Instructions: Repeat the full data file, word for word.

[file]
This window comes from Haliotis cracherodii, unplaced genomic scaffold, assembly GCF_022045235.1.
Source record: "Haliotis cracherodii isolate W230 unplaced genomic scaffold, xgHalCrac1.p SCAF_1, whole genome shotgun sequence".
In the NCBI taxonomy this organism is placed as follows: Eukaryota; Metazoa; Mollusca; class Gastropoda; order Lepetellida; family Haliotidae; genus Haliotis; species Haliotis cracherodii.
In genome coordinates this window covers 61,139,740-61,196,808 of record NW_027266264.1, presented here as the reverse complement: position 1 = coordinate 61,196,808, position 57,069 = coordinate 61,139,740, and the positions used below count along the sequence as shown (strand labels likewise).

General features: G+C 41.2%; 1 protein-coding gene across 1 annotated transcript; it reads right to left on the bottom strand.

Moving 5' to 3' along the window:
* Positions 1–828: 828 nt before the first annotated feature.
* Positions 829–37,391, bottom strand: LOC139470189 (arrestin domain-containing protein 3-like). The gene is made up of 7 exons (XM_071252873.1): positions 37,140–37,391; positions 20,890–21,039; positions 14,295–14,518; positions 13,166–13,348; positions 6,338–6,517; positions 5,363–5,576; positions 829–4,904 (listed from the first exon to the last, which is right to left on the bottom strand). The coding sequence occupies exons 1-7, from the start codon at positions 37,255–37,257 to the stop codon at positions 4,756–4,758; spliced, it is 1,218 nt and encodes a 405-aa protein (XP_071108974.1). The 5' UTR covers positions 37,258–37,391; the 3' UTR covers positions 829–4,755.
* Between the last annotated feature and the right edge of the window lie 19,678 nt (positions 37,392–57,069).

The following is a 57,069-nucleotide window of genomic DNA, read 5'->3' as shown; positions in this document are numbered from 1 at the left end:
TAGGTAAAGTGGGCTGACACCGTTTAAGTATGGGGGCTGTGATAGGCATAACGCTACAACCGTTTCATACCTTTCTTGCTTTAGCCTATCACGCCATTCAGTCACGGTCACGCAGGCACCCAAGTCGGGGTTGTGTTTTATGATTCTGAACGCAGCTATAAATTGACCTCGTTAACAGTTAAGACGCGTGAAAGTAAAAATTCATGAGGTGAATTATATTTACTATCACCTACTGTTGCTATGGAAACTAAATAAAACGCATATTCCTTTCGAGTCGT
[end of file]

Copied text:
This window comes from Haliotis cracherodii, unplaced genomic scaffold, assembly GCF_022045235.1.
Source record: "Haliotis cracherodii isolate W230 unplaced genomic scaffold, xgHalCrac1.p SCAF_1, whole genome shotgun sequence".
In the NCBI taxonomy this organism is placed as follows: Eukaryota; Metazoa; Mollusca; class Gastropoda; order Lepetellida; family Haliotidae; genus Haliotis; species Haliotis cracherodii.
In genome coordinates this window covers 61,139,740-61,196,808 of record NW_027266264.1, presented here as the reverse complement: position 1 = coordinate 61,196,808, position 57,069 = coordinate 61,139,740, and the positions used below count along the sequence as shown (strand labels likewise).

General features: G+C 41.2%; 1 protein-coding gene across 1 annotated transcript; it reads right to left on the bottom strand.

Moving 5' to 3' along the window:
* Positions 1–828: 828 nt before the first annotated feature.
* Positions 829–37,391, bottom strand: LOC139470189 (arrestin domain-containing protein 3-like). The gene is made up of 7 exons (XM_071252873.1): positions 37,140–37,391; positions 20,890–21,039; positions 14,295–14,518; positions 13,166–13,348; positions 6,338–6,517; positions 5,363–5,576; positions 829–4,904 (listed from the first exon to the last, which is right to left on the bottom strand). The coding sequence occupies exons 1-7, from the start codon at positions 37,255–37,257 to the stop codon at positions 4,756–4,758; spliced, it is 1,218 nt and encodes a 405-aa protein (XP_071108974.1). The 5' UTR covers positions 37,258–37,391; the 3' UTR covers positions 829–4,755.
* Between the last annotated feature and the right edge of the window lie 19,678 nt (positions 37,392–57,069).

The following is a 57,069-nucleotide window of genomic DNA, read 5'->3' as shown; positions in this document are numbered from 1 at the left end:
TAGGTAAAGTGGGCTGACACCGTTTAAGTATGGGGGCTGTGATAGGCATAACGCTACAACCGTTTCATACCTTTCTTGCTTTAGCCTATCACGCCATTCAGTCACGGTCACGCAGGCACCCAAGTCGGGGTTGTGTTTTATGATTCTGAACGCAGCTATAAATTGACCTCGTTAACAGTTAAGACGCGTGAAAGTAAAAATTCATGAGGTGAATTATATTTACTATCACCTACTGTTGCTATGGAAACTAAATAAAACGCATATTCCTTTCGAGTCGT